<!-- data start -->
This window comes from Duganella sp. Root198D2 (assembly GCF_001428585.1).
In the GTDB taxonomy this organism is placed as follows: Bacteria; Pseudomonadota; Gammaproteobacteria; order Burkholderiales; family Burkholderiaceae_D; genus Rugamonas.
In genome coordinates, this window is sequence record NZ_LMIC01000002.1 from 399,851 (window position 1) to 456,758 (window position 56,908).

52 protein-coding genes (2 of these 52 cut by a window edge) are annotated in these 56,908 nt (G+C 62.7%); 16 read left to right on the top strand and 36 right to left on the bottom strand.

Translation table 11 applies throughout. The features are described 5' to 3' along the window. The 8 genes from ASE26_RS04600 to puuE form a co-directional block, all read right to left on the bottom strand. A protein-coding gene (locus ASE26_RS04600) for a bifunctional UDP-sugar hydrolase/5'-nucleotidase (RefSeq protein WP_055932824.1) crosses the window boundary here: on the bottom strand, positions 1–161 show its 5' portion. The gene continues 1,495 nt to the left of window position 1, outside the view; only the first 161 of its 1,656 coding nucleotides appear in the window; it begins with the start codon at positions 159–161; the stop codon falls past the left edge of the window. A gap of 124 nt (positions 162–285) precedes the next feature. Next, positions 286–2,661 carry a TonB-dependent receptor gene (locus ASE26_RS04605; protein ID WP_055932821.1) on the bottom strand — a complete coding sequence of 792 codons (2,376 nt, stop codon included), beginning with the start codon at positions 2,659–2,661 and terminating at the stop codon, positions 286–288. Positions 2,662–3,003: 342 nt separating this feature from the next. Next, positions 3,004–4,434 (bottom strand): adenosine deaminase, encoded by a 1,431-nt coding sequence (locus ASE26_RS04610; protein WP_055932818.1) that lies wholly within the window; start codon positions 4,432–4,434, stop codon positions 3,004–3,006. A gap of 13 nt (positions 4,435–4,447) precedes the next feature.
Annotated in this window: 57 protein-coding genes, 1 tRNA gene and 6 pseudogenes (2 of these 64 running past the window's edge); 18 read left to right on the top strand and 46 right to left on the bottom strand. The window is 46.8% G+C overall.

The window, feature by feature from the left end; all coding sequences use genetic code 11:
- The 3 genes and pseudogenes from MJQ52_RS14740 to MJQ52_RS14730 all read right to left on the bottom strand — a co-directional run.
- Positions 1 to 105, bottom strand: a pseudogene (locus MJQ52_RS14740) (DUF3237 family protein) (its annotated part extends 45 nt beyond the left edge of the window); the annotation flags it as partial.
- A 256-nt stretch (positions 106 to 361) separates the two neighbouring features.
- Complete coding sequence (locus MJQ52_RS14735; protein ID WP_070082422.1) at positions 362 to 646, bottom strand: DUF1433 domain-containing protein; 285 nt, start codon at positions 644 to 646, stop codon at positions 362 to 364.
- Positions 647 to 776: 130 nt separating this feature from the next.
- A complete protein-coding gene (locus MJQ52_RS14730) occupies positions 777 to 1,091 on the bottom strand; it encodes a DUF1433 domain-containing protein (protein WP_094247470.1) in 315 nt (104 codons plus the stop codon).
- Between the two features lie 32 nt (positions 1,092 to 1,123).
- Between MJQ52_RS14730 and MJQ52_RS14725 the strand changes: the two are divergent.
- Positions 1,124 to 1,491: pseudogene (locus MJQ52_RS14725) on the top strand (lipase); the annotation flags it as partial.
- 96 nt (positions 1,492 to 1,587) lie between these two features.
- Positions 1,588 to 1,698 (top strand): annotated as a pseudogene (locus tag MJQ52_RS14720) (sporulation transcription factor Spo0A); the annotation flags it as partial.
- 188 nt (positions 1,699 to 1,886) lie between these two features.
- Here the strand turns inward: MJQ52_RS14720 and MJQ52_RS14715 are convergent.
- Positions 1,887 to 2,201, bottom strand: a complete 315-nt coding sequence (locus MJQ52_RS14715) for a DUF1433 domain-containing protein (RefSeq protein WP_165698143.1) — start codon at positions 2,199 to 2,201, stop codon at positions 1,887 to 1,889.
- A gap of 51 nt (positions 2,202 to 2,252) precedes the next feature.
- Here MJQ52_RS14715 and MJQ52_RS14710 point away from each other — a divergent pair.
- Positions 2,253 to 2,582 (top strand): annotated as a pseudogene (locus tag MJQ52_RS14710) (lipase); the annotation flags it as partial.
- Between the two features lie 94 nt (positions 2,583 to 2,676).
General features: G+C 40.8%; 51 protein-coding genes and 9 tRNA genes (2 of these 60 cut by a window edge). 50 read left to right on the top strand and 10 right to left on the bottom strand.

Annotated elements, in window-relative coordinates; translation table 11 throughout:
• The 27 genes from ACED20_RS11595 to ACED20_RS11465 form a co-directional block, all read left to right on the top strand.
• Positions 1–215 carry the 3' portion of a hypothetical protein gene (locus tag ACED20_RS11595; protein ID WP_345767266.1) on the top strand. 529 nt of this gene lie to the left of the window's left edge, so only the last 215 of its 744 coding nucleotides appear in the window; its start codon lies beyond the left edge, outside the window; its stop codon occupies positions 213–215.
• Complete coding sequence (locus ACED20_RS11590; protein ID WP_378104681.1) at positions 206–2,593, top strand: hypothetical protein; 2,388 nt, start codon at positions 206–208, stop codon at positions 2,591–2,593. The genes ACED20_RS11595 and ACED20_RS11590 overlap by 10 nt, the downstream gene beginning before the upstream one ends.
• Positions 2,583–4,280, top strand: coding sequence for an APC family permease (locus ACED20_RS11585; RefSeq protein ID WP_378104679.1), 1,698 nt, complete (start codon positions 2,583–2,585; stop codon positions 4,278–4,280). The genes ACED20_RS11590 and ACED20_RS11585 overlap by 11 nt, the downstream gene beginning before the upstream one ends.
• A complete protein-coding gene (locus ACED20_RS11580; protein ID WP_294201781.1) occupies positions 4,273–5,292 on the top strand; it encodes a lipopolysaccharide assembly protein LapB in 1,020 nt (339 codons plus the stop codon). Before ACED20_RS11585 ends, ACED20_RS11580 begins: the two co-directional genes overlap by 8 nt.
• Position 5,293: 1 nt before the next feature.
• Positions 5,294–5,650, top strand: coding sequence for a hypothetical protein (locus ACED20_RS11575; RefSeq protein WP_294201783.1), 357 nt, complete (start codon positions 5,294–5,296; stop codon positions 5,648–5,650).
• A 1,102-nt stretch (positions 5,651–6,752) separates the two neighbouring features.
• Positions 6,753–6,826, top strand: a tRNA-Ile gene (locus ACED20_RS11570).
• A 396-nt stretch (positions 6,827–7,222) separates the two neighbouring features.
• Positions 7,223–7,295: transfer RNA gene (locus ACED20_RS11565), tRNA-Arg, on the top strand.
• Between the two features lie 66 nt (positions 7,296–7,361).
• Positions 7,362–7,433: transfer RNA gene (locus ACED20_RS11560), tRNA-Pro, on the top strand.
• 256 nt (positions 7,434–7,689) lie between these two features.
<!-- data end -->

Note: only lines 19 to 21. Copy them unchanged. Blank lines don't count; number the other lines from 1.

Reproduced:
- 188 nt (positions 1,699 to 1,886) lie between these two features.
- Here the strand turns inward: MJQ52_RS14720 and MJQ52_RS14715 are convergent.
- Positions 1,887 to 2,201, bottom strand: a complete 315-nt coding sequence (locus MJQ52_RS14715) for a DUF1433 domain-containing protein (RefSeq protein WP_165698143.1) — start codon at positions 2,199 to 2,201, stop codon at positions 1,887 to 1,889.